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Suppose I'm going to make a typography poster (or whatever) that's going to be posted for advertisement in, let's say, Facebook, how high should the resolution be? Any specific numbers I should have to remember?

I've been struggling with this for so long HAHAHA and I couldn't find anything. Every time I save it as jpeg and post the image online, the resolution becomes soooo low. The edges of the font becomes softer, and squiggly lines appear on the side of it. And everything just looks.. Softer.

It frustrates me because whenever I see other typography art, they're all so sharp and clean and mine just looks like crap.

Help me please D:

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First of all: could you provide a sample and… what's your tool? Ps? –  thebodzio Jul 6 '12 at 12:32
    
I'm not at all familiar with facebook but doesn't the content-area of facebook have a fixed default width? You would probably do best sticking to that width (height is less important because people can scroll down). The quality decrease you mention is either because the image is scaled down (or up, more likely) or becasue the site does that, in order to preserve server space. –  poepje Jul 6 '12 at 13:03
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I don't use the myface or facetimes but AFAIK, Facebook does alter the quality on uploaded jpg files it increases compression, which will kill quality. Also yes, reducing an image will tend to blur it a little. –  horatio Jul 6 '12 at 13:52
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The heart of this question seems to be compression used by Facebook. Do any of these answers help? –  Farray Jul 6 '12 at 14:43

4 Answers 4

  • Try to save poster in png.
  • May be you try to upload too big image, that downsampled on server automatically.
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If you are doing this ONLY for facebook, determine the max width or height available to you and then make your image exactly that dimension.

If you are doing this for yourself, then do it however you like and then export a reduced size version with the right pixel dimensions for facebook, then upload that copy to facebook.

The advantage of this is that you are able to tweak it, sharpen it etc before you upload it. Export to PNG-24 if possible (if facebook supports that of course), since this will preserve colors and the text will look as crisp (virtually) as in the original. Jpeg tends to blur and smear areas of solid color because of the nature of the compression algorithm.

Finally, once you upload the image to facebook, save the uploaded image back to your computer and compare it to the one you uploaded. Look at the file size, the file type, etc. This might will help you figure out how it changes during uplaod and then decide on how to work with the problem.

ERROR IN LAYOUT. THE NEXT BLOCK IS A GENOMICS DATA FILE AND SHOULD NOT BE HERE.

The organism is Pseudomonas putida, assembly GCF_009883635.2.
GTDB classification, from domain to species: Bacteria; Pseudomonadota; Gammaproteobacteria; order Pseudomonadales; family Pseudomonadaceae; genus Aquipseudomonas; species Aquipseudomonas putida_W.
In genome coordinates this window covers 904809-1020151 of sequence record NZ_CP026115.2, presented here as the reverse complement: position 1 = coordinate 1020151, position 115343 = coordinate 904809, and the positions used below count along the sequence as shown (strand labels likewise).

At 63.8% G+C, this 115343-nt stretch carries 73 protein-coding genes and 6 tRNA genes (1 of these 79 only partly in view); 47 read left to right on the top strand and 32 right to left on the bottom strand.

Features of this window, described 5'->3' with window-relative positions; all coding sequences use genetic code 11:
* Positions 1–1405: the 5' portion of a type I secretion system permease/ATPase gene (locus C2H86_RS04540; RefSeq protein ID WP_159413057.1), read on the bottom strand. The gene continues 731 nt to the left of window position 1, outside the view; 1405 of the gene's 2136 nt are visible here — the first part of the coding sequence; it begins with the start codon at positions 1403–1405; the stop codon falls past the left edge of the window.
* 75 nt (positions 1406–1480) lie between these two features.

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I believe Facebook only allows JPG images and, on top of that, Facebook re-compresses JPG images.

The issue you are having is likely less to do with the particular resolution of the image you are creating and more to do with JPG compression--which typically makes any text blurry.

I may be wrong about the JPG-only part, though. If I am, try uploading your images as GIF or PNG files. The compression that GIF and PNG uses will likely produce a sharper image for type than JPG does.

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Many folks used to resort to automatically answering 72dpi, as that was the old school monitor resolution. Now monitor resolutions are much higher. If you view a jpeg in your web browser that is too big to be seen at 100%, most of them automatically scale them down to fit the whole image. So there is no hard fast answer on the resolution question without knowing more about the end use. I will tell you that there is no reason to go higher than 150dpi.

Jpeg compression is not ideal for continuous tones and solids. It's good for photos. If you are doing text and line art, PNG is a good format. GIF is outdated, PNG has superseded it in pretty much all aspects outside of animation.

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The DPI setting in your photo editing software has absolutely no bearing on the pixel dimensions for web images. –  DA01 Jul 11 '12 at 6:47
    
While a 2 inch by 3 inch photo will display at 2"x3" in the browser whether it is 72dpi or 150dpi, that does not mean it has no effect. The higher resolution will display crisper and have more detail. This is especially noticable in high resolution displays like the Retina display on the iPad. –  Kevin Scharnhorst Jul 11 '12 at 13:03
    
For now, photos on the web are still primarily pixel based dimensions. 2" is somewhat meaningless (yes, you can use it as a measurement in CSS, but that's atypical). For Retina displays, you need to exactly double the pixel dimensions, and then tell Retina devices that you are using a double sized image. Again, the dpi setting is irrelevant. –  DA01 Jul 11 '12 at 14:25
    
And I'm saying, for on screen graphics, there is no dpi setting. –  DA01 Jul 13 '12 at 14:40

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